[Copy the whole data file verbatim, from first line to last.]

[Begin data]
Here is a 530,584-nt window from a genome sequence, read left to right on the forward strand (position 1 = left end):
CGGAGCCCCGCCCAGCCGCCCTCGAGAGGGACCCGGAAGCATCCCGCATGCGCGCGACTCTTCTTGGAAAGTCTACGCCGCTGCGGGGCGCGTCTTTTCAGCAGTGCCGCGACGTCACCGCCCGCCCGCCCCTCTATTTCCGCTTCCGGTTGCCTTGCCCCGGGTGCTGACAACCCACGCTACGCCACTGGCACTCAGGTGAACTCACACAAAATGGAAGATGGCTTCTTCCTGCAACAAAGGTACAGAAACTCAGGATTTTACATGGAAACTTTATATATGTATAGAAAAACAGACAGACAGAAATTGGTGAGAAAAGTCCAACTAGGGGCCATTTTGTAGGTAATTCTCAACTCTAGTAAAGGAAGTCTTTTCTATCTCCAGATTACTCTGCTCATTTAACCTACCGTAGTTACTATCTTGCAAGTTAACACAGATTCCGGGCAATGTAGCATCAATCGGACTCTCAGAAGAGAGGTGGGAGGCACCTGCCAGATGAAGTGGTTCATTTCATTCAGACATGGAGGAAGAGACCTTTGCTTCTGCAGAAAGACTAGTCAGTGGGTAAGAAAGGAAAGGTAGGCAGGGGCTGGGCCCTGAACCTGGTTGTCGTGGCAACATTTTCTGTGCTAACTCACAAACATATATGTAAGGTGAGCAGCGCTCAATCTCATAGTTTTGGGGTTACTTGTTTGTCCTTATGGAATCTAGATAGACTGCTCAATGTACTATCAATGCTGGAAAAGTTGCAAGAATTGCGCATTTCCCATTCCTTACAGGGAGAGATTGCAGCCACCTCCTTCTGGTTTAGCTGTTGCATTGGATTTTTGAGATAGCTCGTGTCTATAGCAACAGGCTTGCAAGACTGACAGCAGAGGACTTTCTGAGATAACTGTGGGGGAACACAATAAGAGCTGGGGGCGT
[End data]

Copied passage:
Here is a 530,584-nt window from a genome sequence, read left to right on the forward strand (position 1 = left end):
CGGAGCCCCGCCCAGCCGCCCTCGAGAGGGACCCGGAAGCATCCCGCATGCGCGCGACTCTTCTTGGAAAGTCTACGCCGCTGCGGGGCGCGTCTTTTCAGCAGTGCCGCGACGTCACCGCCCGCCCGCCCCTCTATTTCCGCTTCCGGTTGCCTTGCCCCGGGTGCTGACAACCCACGCTACGCCACTGGCACTCAGGTGAACTCACACAAAATGGAAGATGGCTTCTTCCTGCAACAAAGGTACAGAAACTCAGGATTTTACATGGAAACTTTATATATGTATAGAAAAACAGACAGACAGAAATTGGTGAGAAAAGTCCAACTAGGGGCCATTTTGTAGGTAATTCTCAACTCTAGTAAAGGAAGTCTTTTCTATCTCCAGATTACTCTGCTCATTTAACCTACCGTAGTTACTATCTTGCAAGTTAACACAGATTCCGGGCAATGTAGCATCAATCGGACTCTCAGAAGAGAGGTGGGAGGCACCTGCCAGATGAAGTGGTTCATTTCATTCAGACATGGAGGAAGAGACCTTTGCTTCTGCAGAAAGACTAGTCAGTGGGTAAGAAAGGAAAGGTAGGCAGGGGCTGGGCCCTGAACCTGGTTGTCGTGGCAACATTTTCTGTGCTAACTCACAAACATATATGTAAGGTGAGCAGCGCTCAATCTCATAGTTTTGGGGTTACTTGTTTGTCCTTATGGAATCTAGATAGACTGCTCAATGTACTATCAATGCTGGAAAAGTTGCAAGAATTGCGCATTTCCCATTCCTTACAGGGAGAGATTGCAGCCACCTCCTTCTGGTTTAGCTGTTGCATTGGATTTTTGAGATAGCTCGTGTCTATAGCAACAGGCTTGCAAGACTGACAGCAGAGGACTTTCTGAGATAACTGTGGGGGAACACAATAAGAGCTGGGGGCGT